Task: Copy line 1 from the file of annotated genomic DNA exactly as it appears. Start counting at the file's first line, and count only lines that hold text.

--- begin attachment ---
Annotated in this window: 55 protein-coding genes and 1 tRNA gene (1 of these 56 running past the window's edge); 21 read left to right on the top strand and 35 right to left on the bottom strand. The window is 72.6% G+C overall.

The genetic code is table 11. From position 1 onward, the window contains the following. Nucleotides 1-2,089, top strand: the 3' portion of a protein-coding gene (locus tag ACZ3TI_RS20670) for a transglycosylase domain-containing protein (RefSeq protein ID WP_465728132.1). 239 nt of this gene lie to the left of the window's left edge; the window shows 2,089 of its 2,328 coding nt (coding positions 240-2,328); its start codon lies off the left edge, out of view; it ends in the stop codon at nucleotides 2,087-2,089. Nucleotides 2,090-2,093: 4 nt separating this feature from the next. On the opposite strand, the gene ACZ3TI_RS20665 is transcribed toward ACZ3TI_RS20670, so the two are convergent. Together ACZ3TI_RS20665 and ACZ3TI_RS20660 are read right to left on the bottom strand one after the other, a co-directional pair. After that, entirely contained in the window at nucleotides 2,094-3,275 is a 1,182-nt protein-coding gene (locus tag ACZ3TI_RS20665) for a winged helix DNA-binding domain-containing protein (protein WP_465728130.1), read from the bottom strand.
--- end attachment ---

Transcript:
Annotated in this window: 55 protein-coding genes and 1 tRNA gene (1 of these 56 running past the window's edge); 21 read left to right on the top strand and 35 right to left on the bottom strand. The window is 72.6% G+C overall.